Tax season is upon us once again. You likely have begun receiving your 2010 tax documents (W-2s, 1099s). In Madison, the legislature is considering tax bills ranging from a tax deduction for hiring new workers to tax forgiveness for two years for new businesses moving to Wisconsin. Today, Governor Walker signed into law an exemption from income for contributions to Health Savings Accounts (HSAs).
As a former tax attorney, I find the recent tax debates in Wisconsin particularly interesting. One side is arguing that we need to pass a variety of tax deductions and breaks to attract more employers to this state to create jobs. The other side argues that we will increase our estimated $3 billion deficit if we pass these tax bills because of lost tax revenues.
It is a well-known fact that Wisconsin has high individual income and property taxes. Wisconsin’s individual income tax rates range from 4.6% to 7.75%. These rates are a staggering 25% above the national average and rank 11th highest among states which impose an individual income tax, according to the non-partisan Tax Foundation.
Illinois recently made headlines because its legislature passed a bill raising individual income taxes 66%, but even with that rise, the Illinois individual income tax rate is only 5%. The Packers may have beaten the Bears on Sunday to advance to the Super Bowl, but Wisconsin’s individual income tax rates are still 2.75% higher than Illinois’ rates in the highest tax bracket. While Wisconsin may have lower corporate tax rates than many other states, the individual income tax rate in Wisconsin is particularly unfriendly to flow through entities (Limited Liability Companies (LLCs), Partnerships, Subchapter S Corporations, etc.) that are taxed at the partner/owner level .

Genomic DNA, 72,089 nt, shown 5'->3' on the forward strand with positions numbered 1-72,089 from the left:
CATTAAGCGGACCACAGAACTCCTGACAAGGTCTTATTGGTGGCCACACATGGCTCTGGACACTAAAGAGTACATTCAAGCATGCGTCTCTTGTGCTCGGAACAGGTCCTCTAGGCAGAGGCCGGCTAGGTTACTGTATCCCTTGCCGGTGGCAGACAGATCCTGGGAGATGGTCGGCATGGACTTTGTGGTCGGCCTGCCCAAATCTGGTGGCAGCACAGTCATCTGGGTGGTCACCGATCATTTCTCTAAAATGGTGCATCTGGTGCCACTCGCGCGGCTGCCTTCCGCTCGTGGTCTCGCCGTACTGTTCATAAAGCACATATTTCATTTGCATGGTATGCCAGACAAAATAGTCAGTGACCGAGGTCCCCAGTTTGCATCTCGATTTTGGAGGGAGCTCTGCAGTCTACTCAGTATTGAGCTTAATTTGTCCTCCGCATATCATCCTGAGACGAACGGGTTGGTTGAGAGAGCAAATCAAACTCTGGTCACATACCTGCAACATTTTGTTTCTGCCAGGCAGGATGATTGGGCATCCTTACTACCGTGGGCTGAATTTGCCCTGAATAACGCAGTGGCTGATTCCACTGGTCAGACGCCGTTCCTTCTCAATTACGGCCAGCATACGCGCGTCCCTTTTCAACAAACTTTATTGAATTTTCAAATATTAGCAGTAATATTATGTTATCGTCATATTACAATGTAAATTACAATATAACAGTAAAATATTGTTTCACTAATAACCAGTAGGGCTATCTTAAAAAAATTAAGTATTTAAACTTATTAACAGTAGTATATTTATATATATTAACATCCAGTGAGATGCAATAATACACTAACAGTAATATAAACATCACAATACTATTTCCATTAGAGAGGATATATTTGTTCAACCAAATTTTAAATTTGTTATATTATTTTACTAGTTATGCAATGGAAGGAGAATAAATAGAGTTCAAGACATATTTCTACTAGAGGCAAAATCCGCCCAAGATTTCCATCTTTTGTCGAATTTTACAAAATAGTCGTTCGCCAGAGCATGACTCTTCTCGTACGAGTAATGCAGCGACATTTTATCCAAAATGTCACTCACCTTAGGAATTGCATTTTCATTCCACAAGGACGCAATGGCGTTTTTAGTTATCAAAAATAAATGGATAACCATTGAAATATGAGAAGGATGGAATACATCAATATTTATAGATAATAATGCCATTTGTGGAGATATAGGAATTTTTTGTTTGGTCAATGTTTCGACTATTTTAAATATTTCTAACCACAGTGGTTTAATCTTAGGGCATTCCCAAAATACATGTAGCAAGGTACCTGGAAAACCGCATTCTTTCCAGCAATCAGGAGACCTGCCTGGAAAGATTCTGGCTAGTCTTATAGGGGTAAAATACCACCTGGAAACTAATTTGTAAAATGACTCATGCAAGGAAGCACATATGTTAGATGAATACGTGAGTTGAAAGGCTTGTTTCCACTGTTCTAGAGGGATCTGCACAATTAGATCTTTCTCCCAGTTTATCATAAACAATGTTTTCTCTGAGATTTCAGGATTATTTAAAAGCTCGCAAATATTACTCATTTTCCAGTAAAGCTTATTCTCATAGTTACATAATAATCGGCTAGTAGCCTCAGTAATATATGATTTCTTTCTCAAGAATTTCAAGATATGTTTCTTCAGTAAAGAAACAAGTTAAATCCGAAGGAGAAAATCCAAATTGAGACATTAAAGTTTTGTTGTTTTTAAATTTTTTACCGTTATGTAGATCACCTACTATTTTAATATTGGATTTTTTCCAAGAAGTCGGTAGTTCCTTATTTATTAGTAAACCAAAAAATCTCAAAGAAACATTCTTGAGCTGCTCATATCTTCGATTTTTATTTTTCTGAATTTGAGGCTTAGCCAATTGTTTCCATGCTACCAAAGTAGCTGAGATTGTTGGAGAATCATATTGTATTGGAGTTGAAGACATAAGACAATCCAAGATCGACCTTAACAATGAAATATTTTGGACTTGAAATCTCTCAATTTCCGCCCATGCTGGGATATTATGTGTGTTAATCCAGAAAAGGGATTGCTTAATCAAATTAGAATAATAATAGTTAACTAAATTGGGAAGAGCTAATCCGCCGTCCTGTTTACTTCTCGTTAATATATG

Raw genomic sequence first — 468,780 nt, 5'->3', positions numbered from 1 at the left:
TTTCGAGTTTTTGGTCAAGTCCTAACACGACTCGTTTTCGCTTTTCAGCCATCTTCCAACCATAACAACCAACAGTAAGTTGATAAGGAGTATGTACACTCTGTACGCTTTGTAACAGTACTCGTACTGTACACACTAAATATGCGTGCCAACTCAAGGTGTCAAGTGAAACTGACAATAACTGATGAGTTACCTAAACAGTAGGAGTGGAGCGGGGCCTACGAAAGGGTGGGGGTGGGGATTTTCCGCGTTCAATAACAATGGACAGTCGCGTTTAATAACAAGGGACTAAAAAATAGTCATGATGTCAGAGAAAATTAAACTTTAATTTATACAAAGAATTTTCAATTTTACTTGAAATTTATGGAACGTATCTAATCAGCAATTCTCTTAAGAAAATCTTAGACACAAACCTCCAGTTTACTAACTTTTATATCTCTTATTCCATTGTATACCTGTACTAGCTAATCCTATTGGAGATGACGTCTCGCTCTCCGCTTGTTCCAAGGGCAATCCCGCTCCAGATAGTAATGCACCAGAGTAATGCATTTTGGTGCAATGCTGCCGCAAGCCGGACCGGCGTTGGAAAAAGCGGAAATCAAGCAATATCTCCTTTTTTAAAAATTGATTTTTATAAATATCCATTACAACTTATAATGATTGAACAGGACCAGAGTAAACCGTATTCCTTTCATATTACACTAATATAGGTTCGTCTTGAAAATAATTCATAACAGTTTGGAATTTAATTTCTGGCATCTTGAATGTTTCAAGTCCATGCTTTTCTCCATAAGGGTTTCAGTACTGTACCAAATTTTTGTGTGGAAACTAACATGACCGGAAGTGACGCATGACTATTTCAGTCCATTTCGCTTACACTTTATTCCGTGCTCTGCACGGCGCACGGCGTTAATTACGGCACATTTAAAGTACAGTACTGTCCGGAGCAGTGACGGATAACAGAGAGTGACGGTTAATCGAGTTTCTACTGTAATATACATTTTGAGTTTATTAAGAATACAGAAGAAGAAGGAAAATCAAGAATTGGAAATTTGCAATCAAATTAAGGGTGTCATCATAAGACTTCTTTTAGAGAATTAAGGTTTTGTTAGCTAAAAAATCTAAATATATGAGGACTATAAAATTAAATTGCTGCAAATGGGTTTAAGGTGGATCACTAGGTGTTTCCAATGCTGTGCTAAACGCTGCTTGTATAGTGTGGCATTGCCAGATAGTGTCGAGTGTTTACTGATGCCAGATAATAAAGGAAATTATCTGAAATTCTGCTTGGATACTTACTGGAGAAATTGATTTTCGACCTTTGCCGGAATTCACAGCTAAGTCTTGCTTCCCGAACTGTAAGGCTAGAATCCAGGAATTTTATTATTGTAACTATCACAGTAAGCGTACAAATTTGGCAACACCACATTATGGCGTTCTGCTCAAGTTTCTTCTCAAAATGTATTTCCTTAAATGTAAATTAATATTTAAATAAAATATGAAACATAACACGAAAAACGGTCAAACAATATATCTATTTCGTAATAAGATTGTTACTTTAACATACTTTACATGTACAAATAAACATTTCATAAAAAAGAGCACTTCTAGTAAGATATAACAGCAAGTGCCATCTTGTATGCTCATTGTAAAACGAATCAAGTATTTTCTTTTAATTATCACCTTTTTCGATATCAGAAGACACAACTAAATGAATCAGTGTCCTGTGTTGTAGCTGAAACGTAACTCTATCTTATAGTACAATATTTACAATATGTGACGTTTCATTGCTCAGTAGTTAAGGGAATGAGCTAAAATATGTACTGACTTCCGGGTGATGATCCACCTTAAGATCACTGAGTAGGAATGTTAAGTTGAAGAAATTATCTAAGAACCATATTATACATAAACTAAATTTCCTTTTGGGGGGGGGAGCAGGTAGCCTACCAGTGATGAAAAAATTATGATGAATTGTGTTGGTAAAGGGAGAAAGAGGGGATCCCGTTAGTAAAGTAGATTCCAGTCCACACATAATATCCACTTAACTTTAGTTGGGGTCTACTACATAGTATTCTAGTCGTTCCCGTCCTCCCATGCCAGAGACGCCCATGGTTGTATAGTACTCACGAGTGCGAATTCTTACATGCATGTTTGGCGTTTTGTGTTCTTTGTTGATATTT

Wisconsin property taxes are 23.6% above the national average. These property taxes are the 8th worst property tax rates in the entire country. The combined state and local tax burden in Wisconsin ranks 9th nationally.
Solutions to fix Wisconsin’s state and local tax problems are not easy. For instance, if you want to reduce your property tax bill, you would need to address the high property taxes with your local school board, city council, county board, area technical college (if you have one), and state government, since all of these entities affect your property taxes.
The complexity of this problem in addressing property taxes is why Wisconsin needs a new generation of liberty-minded leaders to run for state and local office. We need people to run for school board, city council, county board, state legislature, and other offices to address the high tax issue as well as many other issues stemming from big government. It all starts with engaged citizens knowing what is happening at the local levels of government. Attend a school board, city council, or county board meeting. Follow what’s happening and voice your opinions. If you do not like what they are doing, then YOU need to run for office and replace them!